Maputo — Mozambique's Supreme Court has ordered judges to speed up the processing the cases that reach their courts, particularly cases of corruption, reports Tuesday's issue of the Maputo daily "Noticas".
The Supreme Court was obviously goaded into action by last week's complaint from the Attorney-General's Office (PGR) that dozens of corruption cases are simply stagnating, with courts refusing to set dates for trials.
The Central Office for the Fight against Corruption (GCCC) brought charges in several of these cases 18 months ago.
Thus in March 2016, the GCCC charged the former Mozambican ambassador to Russia, Bernardo Xerinda, with embezzlement, abuse of office and payment of undue remunerations. Through these crimes he allegedly stole eight million meticais (about 131,000 US dollars, at current exchange rates) from the Mozambican state. Despite these serious charges hanging over his head, Xerinda was a guest at the Congress of the ruling Frelimo Party held in the southern city of Matola over the past week.
Also in March 2016, the GCCC charged the former general director of the National Institute of Land Transport (INATTER), Ana Dimande, with abusing her office and making illicit payments. This supposedly cost the state 11 million meticais.
In July 2016, the GCCC charged three officials of the government's Investment Promotion Centre with a fraud which cost the state coffers 32 million meticais. In August of the same year the GCCC charged four officials of the Ministry of Economy and Finance with stealing 22 million meticais of state funds.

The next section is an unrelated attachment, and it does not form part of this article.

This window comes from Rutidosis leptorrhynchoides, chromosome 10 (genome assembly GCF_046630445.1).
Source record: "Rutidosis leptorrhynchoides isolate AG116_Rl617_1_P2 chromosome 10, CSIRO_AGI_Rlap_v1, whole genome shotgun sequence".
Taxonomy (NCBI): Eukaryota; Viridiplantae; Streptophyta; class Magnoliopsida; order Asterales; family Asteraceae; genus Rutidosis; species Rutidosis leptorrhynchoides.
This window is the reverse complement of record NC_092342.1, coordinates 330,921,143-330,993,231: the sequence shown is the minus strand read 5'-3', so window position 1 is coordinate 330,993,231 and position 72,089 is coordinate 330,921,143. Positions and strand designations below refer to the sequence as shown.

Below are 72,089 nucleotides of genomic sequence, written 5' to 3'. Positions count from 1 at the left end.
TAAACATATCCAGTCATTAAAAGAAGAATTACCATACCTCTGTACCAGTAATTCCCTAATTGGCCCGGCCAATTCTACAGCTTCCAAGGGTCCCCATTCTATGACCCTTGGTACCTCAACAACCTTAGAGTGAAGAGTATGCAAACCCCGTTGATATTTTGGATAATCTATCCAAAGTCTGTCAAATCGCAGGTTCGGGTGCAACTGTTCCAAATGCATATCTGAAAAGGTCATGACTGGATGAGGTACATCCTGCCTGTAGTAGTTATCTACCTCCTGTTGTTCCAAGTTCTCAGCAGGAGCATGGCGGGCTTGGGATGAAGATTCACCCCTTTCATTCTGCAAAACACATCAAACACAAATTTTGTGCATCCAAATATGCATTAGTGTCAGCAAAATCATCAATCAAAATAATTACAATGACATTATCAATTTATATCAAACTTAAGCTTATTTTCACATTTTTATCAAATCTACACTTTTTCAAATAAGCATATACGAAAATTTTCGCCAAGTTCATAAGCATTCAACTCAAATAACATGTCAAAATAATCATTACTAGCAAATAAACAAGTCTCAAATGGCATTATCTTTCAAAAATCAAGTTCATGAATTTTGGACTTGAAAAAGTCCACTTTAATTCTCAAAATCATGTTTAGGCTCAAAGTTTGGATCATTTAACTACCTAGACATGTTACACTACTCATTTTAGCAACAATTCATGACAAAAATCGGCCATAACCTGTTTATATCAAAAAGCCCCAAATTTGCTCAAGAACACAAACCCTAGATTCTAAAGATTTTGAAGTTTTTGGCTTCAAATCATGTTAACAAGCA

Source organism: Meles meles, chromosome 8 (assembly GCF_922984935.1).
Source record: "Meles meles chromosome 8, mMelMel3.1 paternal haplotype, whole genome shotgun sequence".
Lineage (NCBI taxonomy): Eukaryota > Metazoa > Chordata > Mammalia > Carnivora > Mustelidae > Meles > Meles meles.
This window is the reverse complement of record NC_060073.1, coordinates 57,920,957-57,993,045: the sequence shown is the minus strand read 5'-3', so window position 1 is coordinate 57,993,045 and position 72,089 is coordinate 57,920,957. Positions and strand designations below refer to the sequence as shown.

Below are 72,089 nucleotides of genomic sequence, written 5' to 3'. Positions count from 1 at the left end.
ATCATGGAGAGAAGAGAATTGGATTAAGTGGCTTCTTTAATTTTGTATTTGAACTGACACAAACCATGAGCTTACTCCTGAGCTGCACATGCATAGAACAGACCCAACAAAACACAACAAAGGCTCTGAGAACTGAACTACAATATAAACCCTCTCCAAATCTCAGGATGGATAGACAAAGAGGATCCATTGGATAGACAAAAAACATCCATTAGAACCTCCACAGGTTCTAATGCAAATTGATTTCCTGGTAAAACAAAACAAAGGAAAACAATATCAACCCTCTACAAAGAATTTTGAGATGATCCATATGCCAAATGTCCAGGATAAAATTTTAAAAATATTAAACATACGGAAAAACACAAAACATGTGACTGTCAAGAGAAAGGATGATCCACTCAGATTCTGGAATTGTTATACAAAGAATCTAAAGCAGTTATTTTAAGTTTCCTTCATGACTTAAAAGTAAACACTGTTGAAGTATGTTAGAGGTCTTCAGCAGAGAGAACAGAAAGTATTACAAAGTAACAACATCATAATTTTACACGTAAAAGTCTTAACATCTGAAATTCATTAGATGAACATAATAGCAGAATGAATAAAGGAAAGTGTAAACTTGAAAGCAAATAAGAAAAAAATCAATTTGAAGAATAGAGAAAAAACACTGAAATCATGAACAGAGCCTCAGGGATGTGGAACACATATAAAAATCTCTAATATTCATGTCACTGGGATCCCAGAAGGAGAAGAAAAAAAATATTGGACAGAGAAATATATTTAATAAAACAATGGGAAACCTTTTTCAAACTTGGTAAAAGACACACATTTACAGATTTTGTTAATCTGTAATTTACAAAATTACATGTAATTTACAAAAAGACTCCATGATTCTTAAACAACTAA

That same month the anti-corruption office charged the former mayor of the southern town of Manhica, Alberto Chicuamba, and his former councillor for finance, Andrade Machava, of embezzlement and other economic crimes, in which over 1.1 million meticais were stolen.
The Supreme Court has now put its weighht behind the PGR complaint. In its instruction it stated "All judges should be speedy in trying cases". This applied, not just to corruption cases, but to all cases, particularly those where the accused are in preventive detention.
"We alert magistrates that they should work diligently to guarantee justice for citizens", said the Supreme Court. In the event of any difficulty, they should make the necessary consultations to avoid cases piling up unheard.
The Supreme Court promised that it will "investigate what is happening, not only with corruption cases, but also with other cases that are not making any headway".